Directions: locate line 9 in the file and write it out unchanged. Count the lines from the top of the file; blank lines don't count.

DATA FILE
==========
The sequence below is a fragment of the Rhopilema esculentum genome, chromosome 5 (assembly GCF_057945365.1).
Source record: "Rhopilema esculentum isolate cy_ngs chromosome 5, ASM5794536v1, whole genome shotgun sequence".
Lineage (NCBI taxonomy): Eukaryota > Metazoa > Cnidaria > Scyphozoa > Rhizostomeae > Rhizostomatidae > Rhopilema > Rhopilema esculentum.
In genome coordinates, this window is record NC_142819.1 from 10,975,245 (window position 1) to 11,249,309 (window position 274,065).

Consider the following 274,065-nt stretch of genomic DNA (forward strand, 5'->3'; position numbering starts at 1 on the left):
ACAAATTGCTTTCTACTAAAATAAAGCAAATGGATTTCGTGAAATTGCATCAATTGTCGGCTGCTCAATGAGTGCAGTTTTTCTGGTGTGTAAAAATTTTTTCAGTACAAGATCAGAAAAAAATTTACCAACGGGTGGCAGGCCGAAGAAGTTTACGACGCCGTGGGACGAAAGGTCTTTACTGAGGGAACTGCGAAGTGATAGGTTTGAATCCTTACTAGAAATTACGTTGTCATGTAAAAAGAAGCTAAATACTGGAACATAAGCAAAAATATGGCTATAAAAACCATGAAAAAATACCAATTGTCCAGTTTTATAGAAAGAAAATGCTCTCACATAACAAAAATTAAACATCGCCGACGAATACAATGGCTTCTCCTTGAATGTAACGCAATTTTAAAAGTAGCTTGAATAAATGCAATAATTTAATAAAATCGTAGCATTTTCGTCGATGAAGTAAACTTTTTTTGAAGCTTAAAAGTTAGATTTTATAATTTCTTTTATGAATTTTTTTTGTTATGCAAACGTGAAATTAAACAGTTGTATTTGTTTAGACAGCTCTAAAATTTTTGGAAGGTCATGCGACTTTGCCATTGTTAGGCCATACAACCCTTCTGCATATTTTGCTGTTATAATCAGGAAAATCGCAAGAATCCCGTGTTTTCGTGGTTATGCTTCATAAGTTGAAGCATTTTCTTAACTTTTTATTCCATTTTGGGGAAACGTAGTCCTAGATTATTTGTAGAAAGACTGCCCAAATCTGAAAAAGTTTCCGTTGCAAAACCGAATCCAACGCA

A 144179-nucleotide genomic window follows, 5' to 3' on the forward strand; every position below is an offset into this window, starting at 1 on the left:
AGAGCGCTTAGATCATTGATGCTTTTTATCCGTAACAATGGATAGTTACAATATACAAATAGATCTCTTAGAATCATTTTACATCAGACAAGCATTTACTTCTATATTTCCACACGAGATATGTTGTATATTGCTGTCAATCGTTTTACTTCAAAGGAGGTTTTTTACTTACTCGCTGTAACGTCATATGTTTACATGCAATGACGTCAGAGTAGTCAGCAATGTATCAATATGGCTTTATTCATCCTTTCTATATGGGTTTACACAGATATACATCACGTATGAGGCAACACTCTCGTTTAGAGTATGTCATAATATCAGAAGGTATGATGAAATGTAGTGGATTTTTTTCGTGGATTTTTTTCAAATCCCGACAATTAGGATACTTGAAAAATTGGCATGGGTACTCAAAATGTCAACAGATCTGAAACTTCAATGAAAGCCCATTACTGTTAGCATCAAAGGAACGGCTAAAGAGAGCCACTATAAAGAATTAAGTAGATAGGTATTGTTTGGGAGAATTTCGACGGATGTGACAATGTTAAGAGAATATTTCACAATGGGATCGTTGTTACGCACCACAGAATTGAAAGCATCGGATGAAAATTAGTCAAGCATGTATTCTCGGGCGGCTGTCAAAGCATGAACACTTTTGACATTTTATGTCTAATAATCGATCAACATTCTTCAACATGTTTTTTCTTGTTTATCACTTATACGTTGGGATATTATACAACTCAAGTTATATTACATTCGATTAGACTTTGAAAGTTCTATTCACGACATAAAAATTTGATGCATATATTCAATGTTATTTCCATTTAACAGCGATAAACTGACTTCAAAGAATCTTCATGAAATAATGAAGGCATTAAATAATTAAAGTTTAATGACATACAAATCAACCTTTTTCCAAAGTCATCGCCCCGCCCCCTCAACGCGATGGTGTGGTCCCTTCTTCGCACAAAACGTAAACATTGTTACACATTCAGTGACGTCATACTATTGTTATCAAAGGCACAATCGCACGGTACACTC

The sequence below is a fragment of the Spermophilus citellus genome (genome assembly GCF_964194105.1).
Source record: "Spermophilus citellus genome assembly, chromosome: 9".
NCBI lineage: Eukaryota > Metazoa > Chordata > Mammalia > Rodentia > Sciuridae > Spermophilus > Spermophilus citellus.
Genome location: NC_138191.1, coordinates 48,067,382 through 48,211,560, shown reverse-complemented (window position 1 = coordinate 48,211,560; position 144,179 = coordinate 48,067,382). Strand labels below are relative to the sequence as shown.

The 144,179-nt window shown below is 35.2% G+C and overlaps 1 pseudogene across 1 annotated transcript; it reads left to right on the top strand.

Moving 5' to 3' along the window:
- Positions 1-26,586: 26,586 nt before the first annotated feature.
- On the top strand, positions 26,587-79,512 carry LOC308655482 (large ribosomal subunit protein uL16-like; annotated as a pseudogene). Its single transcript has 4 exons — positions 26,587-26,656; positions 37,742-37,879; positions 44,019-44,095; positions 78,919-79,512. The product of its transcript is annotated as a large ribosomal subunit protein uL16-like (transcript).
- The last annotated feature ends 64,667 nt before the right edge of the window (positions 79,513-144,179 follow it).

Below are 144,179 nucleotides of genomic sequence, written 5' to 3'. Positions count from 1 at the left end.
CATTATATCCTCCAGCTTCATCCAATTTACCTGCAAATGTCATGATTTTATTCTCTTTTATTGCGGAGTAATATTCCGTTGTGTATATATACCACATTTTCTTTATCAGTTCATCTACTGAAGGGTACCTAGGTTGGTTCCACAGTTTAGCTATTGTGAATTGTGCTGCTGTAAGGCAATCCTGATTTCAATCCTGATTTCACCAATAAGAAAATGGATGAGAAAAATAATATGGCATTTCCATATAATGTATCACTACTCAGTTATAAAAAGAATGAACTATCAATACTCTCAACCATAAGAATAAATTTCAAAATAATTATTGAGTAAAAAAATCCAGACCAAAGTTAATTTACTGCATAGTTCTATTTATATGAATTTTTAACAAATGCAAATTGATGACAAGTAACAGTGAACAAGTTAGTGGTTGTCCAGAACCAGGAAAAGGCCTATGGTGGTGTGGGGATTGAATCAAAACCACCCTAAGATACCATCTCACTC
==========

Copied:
The sequence below is a fragment of the Spermophilus citellus genome (genome assembly GCF_964194105.1).